Indian summer for historic motor cars
- Mattijs Diepraam (words & pictures)
- September 22, 2005
- Goodwood - A delightful antidote, 2001 Circuit Revival Meeting report, by Mattijs Diepraam/Frank van de Velde
- Goodwood - Continental Grand Prix team in search for British excellence, a spoof period report on the 2003 Revival Meeting, by Mattijs Diepraam
- Goodwood - Photographic impressions of the 2003 Revival Meeting, Friday's gallery, by Frank van de Velde/Mattijs Diepraam/Jeroen Bruintjes
- Goodwood - Photographic impressions of the 2003 Revival Meeting, Saturday's gallery, by Frank van de Velde/Mattijs Diepraam
- Goodwood - Photographic impressions of the 2003 Revival Meeting, Sunday's gallery, by Frank van de Velde/Mattijs Diepraam
- Goodwood - Thrills and spins in Revival spectacle, 2007 Circuit Revival Meeting report, by Mattijs Diepraam
- Goodwood - Happy Anniversary, 2008 Circuit Revival Meeting report, by Mattijs Diepraam/Maarten Hoeben
- Goodwood - Revival of the fastest, 2009 Circuit Revival Meeting report, by Mattijs Diepraam
- Goodwood - Row, row, row your boat, 2011 Circuit Revival Meeting report, by Mattijs Diepraam
- Goodwood - The roots deliver the goods, 2012 Circuit Revival Meeting report, by Mattijs Diepraam
Goodwood Motor Circuit
2005 Revival Meeting (September 18, 2005)
Was it Narain Karthikeyan's presence? Or simply the glow that seems to radiate brighter every year from every historic item when the pre-'66 motor racing scene visits the Goodwood Motor Circuit? Whichever it was, the track was bathing in Indian summer sunshine rarely seen in Britain, and it made the spectacle even more pleasurable to behold.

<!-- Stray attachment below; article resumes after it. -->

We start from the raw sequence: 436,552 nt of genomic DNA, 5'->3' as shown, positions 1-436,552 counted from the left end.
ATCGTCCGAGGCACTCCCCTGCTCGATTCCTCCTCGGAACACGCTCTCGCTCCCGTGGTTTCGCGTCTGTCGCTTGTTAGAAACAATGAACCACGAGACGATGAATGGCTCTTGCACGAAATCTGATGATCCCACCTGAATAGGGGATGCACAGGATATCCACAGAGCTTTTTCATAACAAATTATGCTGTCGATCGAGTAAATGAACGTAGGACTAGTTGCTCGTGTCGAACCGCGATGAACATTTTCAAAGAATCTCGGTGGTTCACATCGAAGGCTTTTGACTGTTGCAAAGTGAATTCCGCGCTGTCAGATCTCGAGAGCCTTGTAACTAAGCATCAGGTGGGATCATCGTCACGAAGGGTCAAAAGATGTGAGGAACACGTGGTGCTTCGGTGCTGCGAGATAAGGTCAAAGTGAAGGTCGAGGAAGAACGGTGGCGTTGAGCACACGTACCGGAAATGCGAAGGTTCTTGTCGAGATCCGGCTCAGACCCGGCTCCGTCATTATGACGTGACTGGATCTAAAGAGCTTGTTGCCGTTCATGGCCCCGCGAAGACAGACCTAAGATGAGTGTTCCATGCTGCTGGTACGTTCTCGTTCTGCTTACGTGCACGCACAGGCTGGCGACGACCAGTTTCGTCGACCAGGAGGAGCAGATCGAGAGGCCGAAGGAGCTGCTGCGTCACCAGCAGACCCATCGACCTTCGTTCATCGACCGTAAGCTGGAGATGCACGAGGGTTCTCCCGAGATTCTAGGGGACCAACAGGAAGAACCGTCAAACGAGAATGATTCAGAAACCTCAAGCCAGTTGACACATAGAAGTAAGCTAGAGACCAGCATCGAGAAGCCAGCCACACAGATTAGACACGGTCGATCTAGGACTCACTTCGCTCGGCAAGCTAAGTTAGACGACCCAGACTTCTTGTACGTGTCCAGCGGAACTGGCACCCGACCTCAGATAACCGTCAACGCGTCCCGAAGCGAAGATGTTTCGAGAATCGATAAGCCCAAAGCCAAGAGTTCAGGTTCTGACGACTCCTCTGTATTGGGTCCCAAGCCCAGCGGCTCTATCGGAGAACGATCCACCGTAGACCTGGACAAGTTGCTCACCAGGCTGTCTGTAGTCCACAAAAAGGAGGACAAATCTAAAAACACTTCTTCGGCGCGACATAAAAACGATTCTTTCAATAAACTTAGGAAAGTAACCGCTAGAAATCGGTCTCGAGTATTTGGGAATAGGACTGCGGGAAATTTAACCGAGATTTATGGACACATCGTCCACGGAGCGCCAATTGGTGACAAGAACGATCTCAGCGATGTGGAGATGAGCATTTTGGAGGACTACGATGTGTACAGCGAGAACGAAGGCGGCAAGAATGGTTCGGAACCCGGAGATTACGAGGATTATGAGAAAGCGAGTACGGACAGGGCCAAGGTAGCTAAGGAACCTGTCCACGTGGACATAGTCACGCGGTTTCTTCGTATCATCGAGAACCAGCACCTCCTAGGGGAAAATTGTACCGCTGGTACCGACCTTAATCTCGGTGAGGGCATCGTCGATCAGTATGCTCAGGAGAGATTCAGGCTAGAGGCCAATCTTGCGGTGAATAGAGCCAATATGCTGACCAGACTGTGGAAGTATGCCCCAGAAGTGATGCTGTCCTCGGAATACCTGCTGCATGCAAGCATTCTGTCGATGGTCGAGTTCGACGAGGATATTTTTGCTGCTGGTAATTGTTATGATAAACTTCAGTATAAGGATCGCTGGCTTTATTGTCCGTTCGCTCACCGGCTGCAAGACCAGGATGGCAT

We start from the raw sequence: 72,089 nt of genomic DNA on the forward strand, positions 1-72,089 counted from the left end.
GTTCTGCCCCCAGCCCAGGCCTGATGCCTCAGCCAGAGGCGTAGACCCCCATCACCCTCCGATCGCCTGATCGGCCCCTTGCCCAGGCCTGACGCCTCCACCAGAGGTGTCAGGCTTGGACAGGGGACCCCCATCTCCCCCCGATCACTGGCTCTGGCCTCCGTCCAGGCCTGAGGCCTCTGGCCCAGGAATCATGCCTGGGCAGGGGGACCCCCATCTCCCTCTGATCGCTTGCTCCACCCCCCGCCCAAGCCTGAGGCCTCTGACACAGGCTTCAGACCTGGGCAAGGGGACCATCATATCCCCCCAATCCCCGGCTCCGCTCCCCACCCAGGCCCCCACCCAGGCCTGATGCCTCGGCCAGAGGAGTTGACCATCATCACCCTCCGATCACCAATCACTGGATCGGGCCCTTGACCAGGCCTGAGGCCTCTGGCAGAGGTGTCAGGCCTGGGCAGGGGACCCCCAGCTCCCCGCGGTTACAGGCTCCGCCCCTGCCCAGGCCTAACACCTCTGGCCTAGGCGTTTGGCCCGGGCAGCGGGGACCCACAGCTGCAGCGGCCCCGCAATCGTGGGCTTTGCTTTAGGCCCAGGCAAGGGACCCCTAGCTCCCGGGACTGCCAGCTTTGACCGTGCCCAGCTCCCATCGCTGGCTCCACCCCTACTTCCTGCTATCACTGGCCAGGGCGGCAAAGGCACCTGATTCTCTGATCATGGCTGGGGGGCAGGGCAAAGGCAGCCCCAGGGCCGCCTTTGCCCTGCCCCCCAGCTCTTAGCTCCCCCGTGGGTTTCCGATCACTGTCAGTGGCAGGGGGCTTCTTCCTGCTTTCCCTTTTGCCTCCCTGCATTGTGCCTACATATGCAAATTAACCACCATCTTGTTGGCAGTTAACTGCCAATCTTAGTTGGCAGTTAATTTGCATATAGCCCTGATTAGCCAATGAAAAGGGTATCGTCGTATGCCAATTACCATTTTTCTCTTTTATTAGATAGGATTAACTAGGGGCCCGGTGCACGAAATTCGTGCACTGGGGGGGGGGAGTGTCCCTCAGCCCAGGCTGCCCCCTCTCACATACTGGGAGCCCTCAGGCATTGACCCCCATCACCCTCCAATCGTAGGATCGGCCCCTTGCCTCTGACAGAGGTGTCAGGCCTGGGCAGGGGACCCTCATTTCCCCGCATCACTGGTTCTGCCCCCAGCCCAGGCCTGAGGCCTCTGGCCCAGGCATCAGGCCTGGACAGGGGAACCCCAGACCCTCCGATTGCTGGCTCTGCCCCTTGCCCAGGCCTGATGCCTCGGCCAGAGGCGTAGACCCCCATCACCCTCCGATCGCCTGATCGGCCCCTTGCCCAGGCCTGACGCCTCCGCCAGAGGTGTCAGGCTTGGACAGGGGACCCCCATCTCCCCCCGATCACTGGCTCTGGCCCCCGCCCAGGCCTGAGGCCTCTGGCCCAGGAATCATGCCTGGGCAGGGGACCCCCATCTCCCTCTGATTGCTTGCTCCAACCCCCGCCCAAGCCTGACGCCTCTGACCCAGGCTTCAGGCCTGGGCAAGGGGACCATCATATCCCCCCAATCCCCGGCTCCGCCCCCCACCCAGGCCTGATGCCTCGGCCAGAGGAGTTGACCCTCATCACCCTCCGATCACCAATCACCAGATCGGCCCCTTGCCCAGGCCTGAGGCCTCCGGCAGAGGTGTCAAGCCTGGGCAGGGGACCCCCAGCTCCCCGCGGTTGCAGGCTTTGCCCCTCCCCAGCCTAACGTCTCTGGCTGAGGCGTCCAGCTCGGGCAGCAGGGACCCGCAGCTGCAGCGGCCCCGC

The racing was on a higher level again, too - a couple of red flags notwithstanding. The duelling on the long straights and into the tighter corners of St. Mary's and Lavant was knife-edged but secure, epitomized by Johnny Herbert's attack of Lavant corner here. It should be noted that this scene did not end in acrimony. In fact, not a single spot of paint was swapped. Sideways action ranged from Robert Beebee's brave little Frazer Nash TT Replica to Vitantonio Liuzzi's brash Plymouth Barracuda. There were moments of fear, though, when Ted Rollason rolled his lowline Cooper at Lavant. He was lucky to escape uninjured.
Those interested in machines rather than the people racing them could rejoice in all sorts of car debuts - from the cute little Austin Seven Special, aptly nicknamed 'Rubber Duck' to the South African Heron-Alfa Romeo F1, raced in the sixties by Ernest Pieterse and completed only two days before the event. And so the Revival Meeting easily met every motor racing aficionado's wishes, diverse as they may be. It did with ours anyway.